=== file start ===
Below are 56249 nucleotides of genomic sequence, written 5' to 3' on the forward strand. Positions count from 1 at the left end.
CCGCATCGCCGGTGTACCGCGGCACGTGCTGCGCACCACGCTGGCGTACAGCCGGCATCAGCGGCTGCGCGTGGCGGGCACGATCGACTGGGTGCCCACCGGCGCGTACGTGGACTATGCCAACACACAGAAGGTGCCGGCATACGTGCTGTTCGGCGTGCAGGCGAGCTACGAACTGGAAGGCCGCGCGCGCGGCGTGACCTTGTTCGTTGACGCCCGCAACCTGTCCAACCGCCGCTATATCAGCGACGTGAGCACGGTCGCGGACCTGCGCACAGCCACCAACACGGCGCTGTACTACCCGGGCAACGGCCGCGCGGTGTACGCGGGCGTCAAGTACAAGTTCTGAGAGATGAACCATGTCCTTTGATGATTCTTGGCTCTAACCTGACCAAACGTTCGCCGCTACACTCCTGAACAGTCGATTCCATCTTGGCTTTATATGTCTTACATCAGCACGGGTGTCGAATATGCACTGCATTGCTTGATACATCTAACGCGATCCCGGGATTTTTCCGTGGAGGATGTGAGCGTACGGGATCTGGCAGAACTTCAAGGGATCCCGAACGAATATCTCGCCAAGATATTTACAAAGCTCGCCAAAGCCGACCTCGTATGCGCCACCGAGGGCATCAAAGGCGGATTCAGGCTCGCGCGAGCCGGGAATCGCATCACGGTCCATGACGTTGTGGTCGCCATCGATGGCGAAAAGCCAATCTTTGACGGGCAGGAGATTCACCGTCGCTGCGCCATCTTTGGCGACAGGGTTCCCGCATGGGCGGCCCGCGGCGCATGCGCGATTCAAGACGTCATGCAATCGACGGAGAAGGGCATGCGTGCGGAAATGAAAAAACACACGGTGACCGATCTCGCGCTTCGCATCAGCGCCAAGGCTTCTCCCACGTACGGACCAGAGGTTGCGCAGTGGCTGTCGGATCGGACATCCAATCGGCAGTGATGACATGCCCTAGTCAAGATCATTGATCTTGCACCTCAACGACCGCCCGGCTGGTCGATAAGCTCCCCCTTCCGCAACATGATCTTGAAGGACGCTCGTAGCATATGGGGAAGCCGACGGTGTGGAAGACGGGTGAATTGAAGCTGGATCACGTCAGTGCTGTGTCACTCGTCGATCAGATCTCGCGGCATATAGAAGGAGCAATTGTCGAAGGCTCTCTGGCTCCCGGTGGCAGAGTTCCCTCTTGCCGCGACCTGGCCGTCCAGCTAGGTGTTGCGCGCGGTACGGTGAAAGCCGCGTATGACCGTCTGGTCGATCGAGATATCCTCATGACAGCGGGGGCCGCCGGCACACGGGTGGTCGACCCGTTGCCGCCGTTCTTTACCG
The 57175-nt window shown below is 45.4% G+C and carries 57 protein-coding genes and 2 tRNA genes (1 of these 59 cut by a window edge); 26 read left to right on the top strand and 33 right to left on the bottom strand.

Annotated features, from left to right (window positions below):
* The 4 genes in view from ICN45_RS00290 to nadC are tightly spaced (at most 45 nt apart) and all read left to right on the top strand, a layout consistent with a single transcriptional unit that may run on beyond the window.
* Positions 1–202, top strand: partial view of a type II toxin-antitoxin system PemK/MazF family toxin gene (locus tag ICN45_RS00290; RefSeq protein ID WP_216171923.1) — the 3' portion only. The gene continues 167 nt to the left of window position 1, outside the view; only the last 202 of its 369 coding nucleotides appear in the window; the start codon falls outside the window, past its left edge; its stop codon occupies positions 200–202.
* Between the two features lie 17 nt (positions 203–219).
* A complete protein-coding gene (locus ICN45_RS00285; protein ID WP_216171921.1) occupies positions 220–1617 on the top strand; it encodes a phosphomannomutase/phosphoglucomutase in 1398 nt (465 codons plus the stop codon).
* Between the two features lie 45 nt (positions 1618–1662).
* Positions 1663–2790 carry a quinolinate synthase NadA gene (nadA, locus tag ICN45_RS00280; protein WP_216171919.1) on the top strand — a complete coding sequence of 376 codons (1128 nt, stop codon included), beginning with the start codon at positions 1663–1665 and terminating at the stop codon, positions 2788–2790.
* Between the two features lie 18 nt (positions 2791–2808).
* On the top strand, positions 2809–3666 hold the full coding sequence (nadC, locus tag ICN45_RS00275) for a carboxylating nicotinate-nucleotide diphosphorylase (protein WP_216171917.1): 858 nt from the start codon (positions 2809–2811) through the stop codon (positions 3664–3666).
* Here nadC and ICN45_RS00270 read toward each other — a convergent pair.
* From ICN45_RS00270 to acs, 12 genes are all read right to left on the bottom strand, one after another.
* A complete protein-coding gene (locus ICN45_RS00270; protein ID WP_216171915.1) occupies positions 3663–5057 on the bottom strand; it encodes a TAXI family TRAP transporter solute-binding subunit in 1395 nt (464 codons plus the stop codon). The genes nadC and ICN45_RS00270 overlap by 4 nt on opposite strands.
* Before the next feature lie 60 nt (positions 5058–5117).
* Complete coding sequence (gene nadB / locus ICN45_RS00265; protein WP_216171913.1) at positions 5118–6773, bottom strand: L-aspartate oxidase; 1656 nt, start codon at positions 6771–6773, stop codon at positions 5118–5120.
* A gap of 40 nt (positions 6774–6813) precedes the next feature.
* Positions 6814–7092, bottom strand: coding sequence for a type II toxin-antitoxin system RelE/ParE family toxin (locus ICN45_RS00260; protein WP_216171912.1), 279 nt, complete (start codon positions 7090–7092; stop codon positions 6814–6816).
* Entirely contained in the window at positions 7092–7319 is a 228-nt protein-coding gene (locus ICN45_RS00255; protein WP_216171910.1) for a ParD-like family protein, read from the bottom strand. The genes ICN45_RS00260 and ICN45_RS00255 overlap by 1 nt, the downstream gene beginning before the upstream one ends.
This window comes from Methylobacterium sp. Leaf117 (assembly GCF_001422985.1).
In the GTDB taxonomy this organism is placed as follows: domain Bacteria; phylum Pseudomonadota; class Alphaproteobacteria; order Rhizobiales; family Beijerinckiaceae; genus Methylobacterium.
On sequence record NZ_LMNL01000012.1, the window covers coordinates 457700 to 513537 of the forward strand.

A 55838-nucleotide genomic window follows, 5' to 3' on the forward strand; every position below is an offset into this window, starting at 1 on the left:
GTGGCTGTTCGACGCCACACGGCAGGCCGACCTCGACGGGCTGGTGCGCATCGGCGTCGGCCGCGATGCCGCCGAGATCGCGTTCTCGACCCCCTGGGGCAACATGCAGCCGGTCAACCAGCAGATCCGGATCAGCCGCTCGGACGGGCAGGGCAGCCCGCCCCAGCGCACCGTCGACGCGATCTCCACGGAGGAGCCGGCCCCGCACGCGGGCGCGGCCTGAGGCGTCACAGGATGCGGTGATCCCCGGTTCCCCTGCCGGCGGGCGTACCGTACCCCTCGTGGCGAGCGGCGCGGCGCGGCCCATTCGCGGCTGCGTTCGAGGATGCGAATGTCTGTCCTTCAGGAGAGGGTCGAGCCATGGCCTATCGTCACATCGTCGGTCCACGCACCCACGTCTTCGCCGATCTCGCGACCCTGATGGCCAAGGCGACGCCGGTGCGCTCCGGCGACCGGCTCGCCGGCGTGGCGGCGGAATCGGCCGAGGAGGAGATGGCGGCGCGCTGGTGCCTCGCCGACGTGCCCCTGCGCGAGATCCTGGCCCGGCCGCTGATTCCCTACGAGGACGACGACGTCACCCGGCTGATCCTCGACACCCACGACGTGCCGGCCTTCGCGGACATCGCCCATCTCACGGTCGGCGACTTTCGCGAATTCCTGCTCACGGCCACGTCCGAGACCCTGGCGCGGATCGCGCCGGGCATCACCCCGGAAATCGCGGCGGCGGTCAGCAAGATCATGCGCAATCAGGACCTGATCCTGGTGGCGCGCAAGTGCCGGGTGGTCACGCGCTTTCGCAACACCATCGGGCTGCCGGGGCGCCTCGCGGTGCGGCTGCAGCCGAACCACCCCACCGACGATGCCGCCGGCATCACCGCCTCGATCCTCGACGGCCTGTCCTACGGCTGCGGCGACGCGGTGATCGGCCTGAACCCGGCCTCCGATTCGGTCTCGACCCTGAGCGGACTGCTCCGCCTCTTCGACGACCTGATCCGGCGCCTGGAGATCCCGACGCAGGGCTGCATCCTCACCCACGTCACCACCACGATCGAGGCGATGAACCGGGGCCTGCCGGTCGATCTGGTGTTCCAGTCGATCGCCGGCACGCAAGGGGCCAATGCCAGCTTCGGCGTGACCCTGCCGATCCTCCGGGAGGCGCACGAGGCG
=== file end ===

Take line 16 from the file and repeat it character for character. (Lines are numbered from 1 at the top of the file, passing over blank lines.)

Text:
* Before the next feature lie 60 nt (positions 5058–5117).